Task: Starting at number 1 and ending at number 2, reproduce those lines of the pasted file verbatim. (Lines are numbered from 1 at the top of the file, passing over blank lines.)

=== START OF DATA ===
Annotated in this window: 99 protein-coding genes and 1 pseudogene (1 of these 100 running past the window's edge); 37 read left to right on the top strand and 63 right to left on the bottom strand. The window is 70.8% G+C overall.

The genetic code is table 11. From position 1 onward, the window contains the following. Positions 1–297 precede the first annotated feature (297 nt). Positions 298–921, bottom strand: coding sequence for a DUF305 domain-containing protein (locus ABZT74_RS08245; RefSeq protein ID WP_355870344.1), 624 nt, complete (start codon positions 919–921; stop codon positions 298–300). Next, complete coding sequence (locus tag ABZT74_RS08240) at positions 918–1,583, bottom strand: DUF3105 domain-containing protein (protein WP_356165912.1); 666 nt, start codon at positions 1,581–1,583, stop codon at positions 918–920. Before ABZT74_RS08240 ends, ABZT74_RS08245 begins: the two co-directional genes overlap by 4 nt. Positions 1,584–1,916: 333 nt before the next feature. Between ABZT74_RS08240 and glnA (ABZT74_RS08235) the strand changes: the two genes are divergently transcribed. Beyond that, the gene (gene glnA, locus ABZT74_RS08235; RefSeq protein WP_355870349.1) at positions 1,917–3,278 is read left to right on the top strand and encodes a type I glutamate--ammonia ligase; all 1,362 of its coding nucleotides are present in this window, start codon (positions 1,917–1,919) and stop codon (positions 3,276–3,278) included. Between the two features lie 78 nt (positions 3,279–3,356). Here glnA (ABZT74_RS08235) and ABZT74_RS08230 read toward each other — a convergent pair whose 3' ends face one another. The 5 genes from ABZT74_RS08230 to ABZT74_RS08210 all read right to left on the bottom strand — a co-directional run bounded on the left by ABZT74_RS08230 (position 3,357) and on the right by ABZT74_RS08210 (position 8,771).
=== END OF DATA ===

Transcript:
Annotated in this window: 99 protein-coding genes and 1 pseudogene (1 of these 100 running past the window's edge); 37 read left to right on the top strand and 63 right to left on the bottom strand. The window is 70.8% G+C overall.

The genetic code is table 11. From position 1 onward, the window contains the following. Positions 1–297 precede the first annotated feature (297 nt). Positions 298–921, bottom strand: coding sequence for a DUF305 domain-containing protein (locus ABZT74_RS08245; RefSeq protein ID WP_355870344.1), 624 nt, complete (start codon positions 919–921; stop codon positions 298–300). Next, complete coding sequence (locus tag ABZT74_RS08240) at positions 918–1,583, bottom strand: DUF3105 domain-containing protein (protein WP_356165912.1); 666 nt, start codon at positions 1,581–1,583, stop codon at positions 918–920. Before ABZT74_RS08240 ends, ABZT74_RS08245 begins: the two co-directional genes overlap by 4 nt. Positions 1,584–1,916: 333 nt before the next feature. Between ABZT74_RS08240 and glnA (ABZT74_RS08235) the strand changes: the two genes are divergently transcribed. Beyond that, the gene (gene glnA, locus ABZT74_RS08235; RefSeq protein WP_355870349.1) at positions 1,917–3,278 is read left to right on the top strand and encodes a type I glutamate--ammonia ligase; all 1,362 of its coding nucleotides are present in this window, start codon (positions 1,917–1,919) and stop codon (positions 3,276–3,278) included. Between the two features lie 78 nt (positions 3,279–3,356). Here glnA (ABZT74_RS08235) and ABZT74_RS08230 read toward each other — a convergent pair whose 3' ends face one another. The 5 genes from ABZT74_RS08230 to ABZT74_RS08210 all read right to left on the bottom strand — a co-directional run bounded on the left by ABZT74_RS08230 (position 3,357) and on the right by ABZT74_RS08210 (position 8,771).